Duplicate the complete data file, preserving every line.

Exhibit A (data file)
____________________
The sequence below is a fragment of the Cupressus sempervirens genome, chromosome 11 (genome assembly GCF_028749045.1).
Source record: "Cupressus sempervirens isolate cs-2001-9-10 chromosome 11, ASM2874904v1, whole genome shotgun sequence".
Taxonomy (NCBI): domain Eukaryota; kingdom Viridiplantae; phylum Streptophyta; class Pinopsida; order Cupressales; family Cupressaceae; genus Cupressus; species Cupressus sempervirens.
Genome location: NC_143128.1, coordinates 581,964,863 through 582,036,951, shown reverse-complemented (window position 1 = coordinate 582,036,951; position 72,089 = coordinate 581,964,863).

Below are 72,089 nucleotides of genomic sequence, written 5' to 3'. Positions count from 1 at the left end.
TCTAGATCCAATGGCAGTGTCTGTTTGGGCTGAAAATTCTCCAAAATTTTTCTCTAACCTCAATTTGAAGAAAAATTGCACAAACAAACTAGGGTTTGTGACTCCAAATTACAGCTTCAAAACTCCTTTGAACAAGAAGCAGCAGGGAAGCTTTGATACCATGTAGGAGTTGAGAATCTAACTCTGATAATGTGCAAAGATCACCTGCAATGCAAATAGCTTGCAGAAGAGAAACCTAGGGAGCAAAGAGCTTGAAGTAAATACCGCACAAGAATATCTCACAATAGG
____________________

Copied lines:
The sequence below is a fragment of the Cupressus sempervirens genome, chromosome 11 (genome assembly GCF_028749045.1).
Source record: "Cupressus sempervirens isolate cs-2001-9-10 chromosome 11, ASM2874904v1, whole genome shotgun sequence".
Taxonomy (NCBI): domain Eukaryota; kingdom Viridiplantae; phylum Streptophyta; class Pinopsida; order Cupressales; family Cupressaceae; genus Cupressus; species Cupressus sempervirens.
Genome location: NC_143128.1, coordinates 581,964,863 through 582,036,951, shown reverse-complemented (window position 1 = coordinate 582,036,951; position 72,089 = coordinate 581,964,863).

Below are 72,089 nucleotides of genomic sequence, written 5' to 3'. Positions count from 1 at the left end.
TCTAGATCCAATGGCAGTGTCTGTTTGGGCTGAAAATTCTCCAAAATTTTTCTCTAACCTCAATTTGAAGAAAAATTGCACAAACAAACTAGGGTTTGTGACTCCAAATTACAGCTTCAAAACTCCTTTGAACAAGAAGCAGCAGGGAAGCTTTGATACCATGTAGGAGTTGAGAATCTAACTCTGATAATGTGCAAAGATCACCTGCAATGCAAATAGCTTGCAGAAGAGAAACCTAGGGAGCAAAGAGCTTGAAGTAAATACCGCACAAGAATATCTCACAATAGG